We don’t have nearly enough information to really know what the impacts are.

The results of the analysis reinforce the need for many of the policy recommendations that MAPC has already identified, including:

  • Changing the assessment fee structure so that it raises more revenue and promotes shared-trips
  • Providing incentives for ride-hailing drivers to use electric or zero-emission vehicles.
  • Maximize the efficiency of pick-up and drop-off locations.
  • Requiring the provision of additional data about trip locations, vehicles, and non-revenue mileage,
    among other characteristics


MAPC calculated GHG emissions by using the number of trips per municipality, and the average miles per trip reported by the Department of Public Utilities (DPU) for 2018.8 We then applied findings from our recent Fare Choices report that almost 60 percent of ride-hailing trips would have used a non-polluting travel mode if ride-hailing were not an option.9 The survey on which that estimate is based was conducted primarily in the MBTA service area, so it may overestimate the mode shift from transit to ride hailing in areas lacking any transit service. However, only 3.4 percent of trips originated in a municipality served neither by the MBTA or a regional transit agency.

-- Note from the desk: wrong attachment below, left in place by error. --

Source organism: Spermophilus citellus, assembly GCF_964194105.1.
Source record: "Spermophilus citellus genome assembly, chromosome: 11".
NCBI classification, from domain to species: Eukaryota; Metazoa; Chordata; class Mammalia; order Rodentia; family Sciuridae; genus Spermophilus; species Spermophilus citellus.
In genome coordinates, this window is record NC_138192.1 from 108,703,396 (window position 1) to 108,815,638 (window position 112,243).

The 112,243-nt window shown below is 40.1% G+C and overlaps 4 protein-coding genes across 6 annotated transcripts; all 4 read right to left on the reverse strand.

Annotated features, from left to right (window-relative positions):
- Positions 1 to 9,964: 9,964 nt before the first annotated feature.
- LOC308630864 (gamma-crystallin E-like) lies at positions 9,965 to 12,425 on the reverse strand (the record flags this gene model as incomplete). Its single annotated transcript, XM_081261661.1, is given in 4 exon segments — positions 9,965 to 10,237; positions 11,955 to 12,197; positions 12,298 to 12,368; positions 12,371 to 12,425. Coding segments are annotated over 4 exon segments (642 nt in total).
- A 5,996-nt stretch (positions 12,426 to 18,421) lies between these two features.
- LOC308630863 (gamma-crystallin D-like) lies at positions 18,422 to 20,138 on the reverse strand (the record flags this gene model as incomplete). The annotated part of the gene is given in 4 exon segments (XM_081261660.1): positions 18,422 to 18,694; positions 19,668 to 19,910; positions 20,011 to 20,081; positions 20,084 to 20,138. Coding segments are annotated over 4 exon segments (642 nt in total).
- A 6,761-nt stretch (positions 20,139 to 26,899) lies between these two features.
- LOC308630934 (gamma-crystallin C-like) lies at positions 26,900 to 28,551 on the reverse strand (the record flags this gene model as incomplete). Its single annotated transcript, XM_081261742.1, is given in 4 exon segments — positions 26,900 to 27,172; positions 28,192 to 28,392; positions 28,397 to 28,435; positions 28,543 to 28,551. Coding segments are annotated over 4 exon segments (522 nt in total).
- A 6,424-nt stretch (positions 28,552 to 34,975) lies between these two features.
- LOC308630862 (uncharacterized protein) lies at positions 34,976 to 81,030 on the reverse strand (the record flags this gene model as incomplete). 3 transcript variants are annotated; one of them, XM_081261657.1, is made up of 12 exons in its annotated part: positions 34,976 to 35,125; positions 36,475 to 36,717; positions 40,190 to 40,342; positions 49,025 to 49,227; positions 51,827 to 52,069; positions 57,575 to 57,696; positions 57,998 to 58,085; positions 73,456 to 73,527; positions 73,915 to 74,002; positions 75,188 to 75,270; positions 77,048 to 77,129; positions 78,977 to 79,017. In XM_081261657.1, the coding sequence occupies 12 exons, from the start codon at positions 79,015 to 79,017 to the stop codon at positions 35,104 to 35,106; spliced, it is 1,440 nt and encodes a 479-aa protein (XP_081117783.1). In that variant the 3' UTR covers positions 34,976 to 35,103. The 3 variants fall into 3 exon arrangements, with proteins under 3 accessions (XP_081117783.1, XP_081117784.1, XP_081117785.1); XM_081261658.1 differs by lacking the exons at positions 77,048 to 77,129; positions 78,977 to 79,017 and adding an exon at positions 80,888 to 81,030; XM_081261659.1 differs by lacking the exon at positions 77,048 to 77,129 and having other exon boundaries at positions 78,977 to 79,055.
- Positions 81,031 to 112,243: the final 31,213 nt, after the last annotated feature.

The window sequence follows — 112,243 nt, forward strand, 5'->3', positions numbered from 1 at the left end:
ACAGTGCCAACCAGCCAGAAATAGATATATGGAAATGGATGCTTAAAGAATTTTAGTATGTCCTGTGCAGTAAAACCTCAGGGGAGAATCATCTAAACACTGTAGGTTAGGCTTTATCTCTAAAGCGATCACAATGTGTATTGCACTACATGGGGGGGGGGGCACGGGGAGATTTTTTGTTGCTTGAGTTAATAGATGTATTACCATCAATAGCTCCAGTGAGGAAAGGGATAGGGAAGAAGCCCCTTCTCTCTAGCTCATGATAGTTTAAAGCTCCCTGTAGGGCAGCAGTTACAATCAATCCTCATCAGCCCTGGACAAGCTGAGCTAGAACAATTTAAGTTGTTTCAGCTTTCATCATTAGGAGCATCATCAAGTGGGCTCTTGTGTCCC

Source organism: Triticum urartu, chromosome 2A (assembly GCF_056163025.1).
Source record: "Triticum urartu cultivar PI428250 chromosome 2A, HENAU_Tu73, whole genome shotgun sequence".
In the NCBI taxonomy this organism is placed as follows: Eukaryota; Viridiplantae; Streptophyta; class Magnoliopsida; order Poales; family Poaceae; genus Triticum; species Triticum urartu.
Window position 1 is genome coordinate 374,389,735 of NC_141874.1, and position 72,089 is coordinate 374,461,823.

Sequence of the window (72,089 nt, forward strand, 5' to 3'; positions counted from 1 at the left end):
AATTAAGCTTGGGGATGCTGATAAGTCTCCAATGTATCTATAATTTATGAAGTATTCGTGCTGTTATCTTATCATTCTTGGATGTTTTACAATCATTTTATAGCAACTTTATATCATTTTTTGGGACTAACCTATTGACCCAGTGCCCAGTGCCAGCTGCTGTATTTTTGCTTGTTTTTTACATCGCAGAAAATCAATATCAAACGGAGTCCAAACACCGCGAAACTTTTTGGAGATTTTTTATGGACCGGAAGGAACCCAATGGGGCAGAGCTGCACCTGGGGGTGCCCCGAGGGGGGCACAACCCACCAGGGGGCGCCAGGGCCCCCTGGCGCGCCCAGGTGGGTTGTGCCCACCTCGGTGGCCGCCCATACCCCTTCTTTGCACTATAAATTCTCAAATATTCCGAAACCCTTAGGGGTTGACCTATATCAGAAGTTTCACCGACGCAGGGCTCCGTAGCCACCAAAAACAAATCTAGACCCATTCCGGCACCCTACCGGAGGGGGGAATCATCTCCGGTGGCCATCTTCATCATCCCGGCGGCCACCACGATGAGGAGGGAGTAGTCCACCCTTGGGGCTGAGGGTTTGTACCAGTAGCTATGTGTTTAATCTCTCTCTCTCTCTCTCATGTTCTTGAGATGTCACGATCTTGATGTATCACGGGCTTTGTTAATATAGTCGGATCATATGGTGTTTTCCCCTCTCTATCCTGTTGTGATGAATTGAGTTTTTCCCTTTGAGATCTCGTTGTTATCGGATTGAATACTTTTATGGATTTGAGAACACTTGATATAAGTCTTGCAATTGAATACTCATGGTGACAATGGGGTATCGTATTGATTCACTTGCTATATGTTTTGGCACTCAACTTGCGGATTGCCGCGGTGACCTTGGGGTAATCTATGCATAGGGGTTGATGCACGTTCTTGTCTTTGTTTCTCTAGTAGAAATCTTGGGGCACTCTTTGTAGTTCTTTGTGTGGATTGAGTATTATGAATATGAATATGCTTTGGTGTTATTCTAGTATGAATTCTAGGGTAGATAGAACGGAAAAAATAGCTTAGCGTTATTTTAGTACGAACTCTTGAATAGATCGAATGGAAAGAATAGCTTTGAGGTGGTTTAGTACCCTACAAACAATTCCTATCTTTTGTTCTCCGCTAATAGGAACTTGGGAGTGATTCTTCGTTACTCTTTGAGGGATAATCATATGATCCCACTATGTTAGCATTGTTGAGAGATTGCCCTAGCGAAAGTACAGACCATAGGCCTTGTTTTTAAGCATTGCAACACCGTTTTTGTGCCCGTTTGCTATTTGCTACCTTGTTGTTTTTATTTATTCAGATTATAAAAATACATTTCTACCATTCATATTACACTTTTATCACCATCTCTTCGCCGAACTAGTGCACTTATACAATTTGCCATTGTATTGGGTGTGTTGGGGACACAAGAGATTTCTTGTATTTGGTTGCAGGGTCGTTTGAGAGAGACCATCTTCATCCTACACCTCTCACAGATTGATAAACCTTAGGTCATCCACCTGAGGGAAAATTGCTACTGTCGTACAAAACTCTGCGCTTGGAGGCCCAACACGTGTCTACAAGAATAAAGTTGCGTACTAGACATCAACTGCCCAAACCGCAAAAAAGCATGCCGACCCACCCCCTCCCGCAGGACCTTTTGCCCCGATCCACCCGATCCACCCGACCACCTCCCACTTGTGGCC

This factor is the estimated proportion of ride-hailing trips that are replacing a travel mode with no net carbon impact for each trip. MAPC then estimated the total ride-hailing travel miles that are replaceable for each municipality and calculated a summary for the state.

Replaceable TNC miles = 0.59 (proportion replaceable) × number of trips × average miles per trip

GHG values were then estimated as a metric ton CO2 equivalence by applying the following formula as recommended by the U.S. EPA.10

8.89 × 10-3 metric tons CO2/gallon gasoline × 1/22.0 miles per gallon car/truck average × 1 CO2, CH4, and N2O/0.988 CO2